This fall, Romanian officials granted hunters 550 bear permits, up from 470 in 2013. In 2010, the quota was just 325. With other bears killed by vehicles and trains and still more targeted by poachers, who generally take just the hide and skull, scientists are concerned that Romania's bear numbers could dwindle if the population is not managed more conservatively.

Brown bears (Ursus arctos) are not internationally endangered, but in the EU they live in mostly small, isolated populations. Romania is an exception. More brown bears live here than in any other nation in the EU, with an estimated population of 5,000, mainly in the Carpathian Mountains and their foothills. Neighboring countries such as Bulgaria, Serbia and Ukraine only have several hundred bears each, while most nations further west have just a few dozen bears or none at all.

In a country that allows sport hunting of bears, accurately gauging the population is crucial—yet it's something that has not been done in Romania. While researchers like Domokos, who is tranquilizing bears and fitting them with GPS collars to track their movements, are helping to get a handle on the population, the numbers are still anything but precise. Some scientists have guessed there may be as few as 3,000 bears in Romania, while hunting organizations have made estimates as high as 10,000. Local hunting guides submit annual reports of bear-human conflicts to the Romanian Ministry of Environment, which uses the information to estimate the population. But hunting guides reap big money from the sport and so have incentive to inflate the numbers. The newspaper Balkan Insight reported in 2011 that hunting guides have exaggerated—and sometimes even falsified—the extent of bear-related damages to crops and livestock.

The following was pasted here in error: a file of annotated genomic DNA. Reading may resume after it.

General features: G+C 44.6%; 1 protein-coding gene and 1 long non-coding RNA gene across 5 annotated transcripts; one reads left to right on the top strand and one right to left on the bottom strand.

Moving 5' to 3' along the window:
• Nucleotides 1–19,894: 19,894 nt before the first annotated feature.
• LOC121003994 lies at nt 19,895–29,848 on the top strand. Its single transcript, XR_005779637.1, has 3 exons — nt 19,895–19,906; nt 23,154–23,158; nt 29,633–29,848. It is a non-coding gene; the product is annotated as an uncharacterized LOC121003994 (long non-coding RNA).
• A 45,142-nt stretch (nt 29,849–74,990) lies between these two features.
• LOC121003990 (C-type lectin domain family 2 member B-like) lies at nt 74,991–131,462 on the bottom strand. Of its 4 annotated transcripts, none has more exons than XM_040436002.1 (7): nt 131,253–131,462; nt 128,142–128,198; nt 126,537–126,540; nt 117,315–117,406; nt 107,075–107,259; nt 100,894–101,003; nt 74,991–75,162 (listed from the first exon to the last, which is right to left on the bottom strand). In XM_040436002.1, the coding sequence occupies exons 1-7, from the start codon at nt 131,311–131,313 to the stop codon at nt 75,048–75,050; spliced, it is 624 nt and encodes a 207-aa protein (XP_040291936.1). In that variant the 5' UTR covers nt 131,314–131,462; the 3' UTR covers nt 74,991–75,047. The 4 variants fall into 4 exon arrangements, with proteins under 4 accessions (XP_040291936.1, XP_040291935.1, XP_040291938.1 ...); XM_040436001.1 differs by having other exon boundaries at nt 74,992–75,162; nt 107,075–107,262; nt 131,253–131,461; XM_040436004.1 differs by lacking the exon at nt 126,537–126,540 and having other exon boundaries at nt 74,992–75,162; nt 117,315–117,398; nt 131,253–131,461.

Signs in a Romanian national park warn of bear attacks. Alastair Bland
Csaba Domokos inspects damage to a small fruit orchard caused by a bear. Alastair Bland
Bears and humans must be kept safe from each other. MIHAI BARBU/Reuters/Corbis
The next generation of dumpster-diving bears. Staffan Widstrand/Naturbild/Corbis